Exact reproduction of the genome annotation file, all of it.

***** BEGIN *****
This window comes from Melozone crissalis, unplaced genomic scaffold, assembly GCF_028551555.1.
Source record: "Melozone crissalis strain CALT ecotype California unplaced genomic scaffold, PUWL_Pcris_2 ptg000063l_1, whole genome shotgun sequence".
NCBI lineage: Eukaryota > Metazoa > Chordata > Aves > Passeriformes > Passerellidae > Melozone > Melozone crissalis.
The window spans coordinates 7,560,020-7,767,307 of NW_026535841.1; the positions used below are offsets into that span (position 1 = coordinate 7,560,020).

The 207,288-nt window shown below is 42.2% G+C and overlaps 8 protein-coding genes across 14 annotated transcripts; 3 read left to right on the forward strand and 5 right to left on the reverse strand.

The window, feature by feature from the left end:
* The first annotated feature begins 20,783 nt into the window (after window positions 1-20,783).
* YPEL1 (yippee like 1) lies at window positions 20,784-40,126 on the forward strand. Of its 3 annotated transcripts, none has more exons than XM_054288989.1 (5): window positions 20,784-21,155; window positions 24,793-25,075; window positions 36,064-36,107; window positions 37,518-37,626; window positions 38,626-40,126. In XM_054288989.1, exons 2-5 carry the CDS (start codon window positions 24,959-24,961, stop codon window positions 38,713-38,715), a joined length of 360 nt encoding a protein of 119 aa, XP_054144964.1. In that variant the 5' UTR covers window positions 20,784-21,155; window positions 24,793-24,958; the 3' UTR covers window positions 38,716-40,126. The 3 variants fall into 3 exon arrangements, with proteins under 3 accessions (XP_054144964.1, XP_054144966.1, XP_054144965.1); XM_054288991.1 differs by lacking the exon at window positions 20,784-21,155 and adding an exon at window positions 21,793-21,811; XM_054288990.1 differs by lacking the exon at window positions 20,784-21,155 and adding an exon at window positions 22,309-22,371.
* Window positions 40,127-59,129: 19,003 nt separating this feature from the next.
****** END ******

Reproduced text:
This window comes from Melozone crissalis, unplaced genomic scaffold, assembly GCF_028551555.1.
Source record: "Melozone crissalis strain CALT ecotype California unplaced genomic scaffold, PUWL_Pcris_2 ptg000063l_1, whole genome shotgun sequence".
NCBI lineage: Eukaryota > Metazoa > Chordata > Aves > Passeriformes > Passerellidae > Melozone > Melozone crissalis.
The window spans coordinates 7,560,020-7,767,307 of NW_026535841.1; the positions used below are offsets into that span (position 1 = coordinate 7,560,020).

The 207,288-nt window shown below is 42.2% G+C and overlaps 8 protein-coding genes across 14 annotated transcripts; 3 read left to right on the forward strand and 5 right to left on the reverse strand.

The window, feature by feature from the left end:
* The first annotated feature begins 20,783 nt into the window (after window positions 1-20,783).
* YPEL1 (yippee like 1) lies at window positions 20,784-40,126 on the forward strand. Of its 3 annotated transcripts, none has more exons than XM_054288989.1 (5): window positions 20,784-21,155; window positions 24,793-25,075; window positions 36,064-36,107; window positions 37,518-37,626; window positions 38,626-40,126. In XM_054288989.1, exons 2-5 carry the CDS (start codon window positions 24,959-24,961, stop codon window positions 38,713-38,715), a joined length of 360 nt encoding a protein of 119 aa, XP_054144964.1. In that variant the 5' UTR covers window positions 20,784-21,155; window positions 24,793-24,958; the 3' UTR covers window positions 38,716-40,126. The 3 variants fall into 3 exon arrangements, with proteins under 3 accessions (XP_054144964.1, XP_054144966.1, XP_054144965.1); XM_054288991.1 differs by lacking the exon at window positions 20,784-21,155 and adding an exon at window positions 21,793-21,811; XM_054288990.1 differs by lacking the exon at window positions 20,784-21,155 and adding an exon at window positions 22,309-22,371.
* Window positions 40,127-59,129: 19,003 nt separating this feature from the next.